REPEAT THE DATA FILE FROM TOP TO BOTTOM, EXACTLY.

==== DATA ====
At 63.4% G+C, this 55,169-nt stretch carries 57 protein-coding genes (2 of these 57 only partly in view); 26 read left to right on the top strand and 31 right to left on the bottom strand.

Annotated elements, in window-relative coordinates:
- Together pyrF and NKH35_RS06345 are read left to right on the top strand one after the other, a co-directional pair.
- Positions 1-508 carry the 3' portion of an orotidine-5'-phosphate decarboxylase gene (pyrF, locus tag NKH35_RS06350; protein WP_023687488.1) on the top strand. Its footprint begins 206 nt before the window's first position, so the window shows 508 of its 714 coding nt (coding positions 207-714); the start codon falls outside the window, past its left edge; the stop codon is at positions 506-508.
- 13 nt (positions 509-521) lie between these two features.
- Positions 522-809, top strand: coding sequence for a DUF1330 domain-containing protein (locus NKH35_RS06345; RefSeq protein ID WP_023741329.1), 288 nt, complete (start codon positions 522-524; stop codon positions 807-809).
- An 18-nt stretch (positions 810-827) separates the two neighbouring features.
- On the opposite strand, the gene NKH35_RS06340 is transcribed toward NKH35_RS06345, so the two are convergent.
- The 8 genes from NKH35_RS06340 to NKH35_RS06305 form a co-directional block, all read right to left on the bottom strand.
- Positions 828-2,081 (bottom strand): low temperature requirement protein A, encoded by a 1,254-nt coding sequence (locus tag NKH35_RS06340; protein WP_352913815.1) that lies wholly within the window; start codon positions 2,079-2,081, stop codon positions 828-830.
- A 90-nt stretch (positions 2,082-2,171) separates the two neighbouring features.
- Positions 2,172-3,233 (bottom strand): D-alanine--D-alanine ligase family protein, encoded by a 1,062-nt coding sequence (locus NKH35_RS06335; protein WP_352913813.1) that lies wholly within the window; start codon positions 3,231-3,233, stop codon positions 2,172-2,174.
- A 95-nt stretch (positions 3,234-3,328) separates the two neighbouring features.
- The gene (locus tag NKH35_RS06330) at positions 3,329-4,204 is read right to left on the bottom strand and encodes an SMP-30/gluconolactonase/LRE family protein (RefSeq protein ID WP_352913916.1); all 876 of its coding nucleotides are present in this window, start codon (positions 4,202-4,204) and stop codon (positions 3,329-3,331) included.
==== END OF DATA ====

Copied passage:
At 63.4% G+C, this 55,169-nt stretch carries 57 protein-coding genes (2 of these 57 only partly in view); 26 read left to right on the top strand and 31 right to left on the bottom strand.

Annotated elements, in window-relative coordinates:
- Together pyrF and NKH35_RS06345 are read left to right on the top strand one after the other, a co-directional pair.
- Positions 1-508 carry the 3' portion of an orotidine-5'-phosphate decarboxylase gene (pyrF, locus tag NKH35_RS06350; protein WP_023687488.1) on the top strand. Its footprint begins 206 nt before the window's first position, so the window shows 508 of its 714 coding nt (coding positions 207-714); the start codon falls outside the window, past its left edge; the stop codon is at positions 506-508.
- 13 nt (positions 509-521) lie between these two features.
- Positions 522-809, top strand: coding sequence for a DUF1330 domain-containing protein (locus NKH35_RS06345; RefSeq protein ID WP_023741329.1), 288 nt, complete (start codon positions 522-524; stop codon positions 807-809).
- An 18-nt stretch (positions 810-827) separates the two neighbouring features.
- On the opposite strand, the gene NKH35_RS06340 is transcribed toward NKH35_RS06345, so the two are convergent.
- The 8 genes from NKH35_RS06340 to NKH35_RS06305 form a co-directional block, all read right to left on the bottom strand.
- Positions 828-2,081 (bottom strand): low temperature requirement protein A, encoded by a 1,254-nt coding sequence (locus tag NKH35_RS06340; protein WP_352913815.1) that lies wholly within the window; start codon positions 2,079-2,081, stop codon positions 828-830.
- A 90-nt stretch (positions 2,082-2,171) separates the two neighbouring features.
- Positions 2,172-3,233 (bottom strand): D-alanine--D-alanine ligase family protein, encoded by a 1,062-nt coding sequence (locus NKH35_RS06335; protein WP_352913813.1) that lies wholly within the window; start codon positions 3,231-3,233, stop codon positions 2,172-2,174.
- A 95-nt stretch (positions 3,234-3,328) separates the two neighbouring features.
- The gene (locus tag NKH35_RS06330) at positions 3,329-4,204 is read right to left on the bottom strand and encodes an SMP-30/gluconolactonase/LRE family protein (RefSeq protein ID WP_352913916.1); all 876 of its coding nucleotides are present in this window, start codon (positions 4,202-4,204) and stop codon (positions 3,329-3,331) included.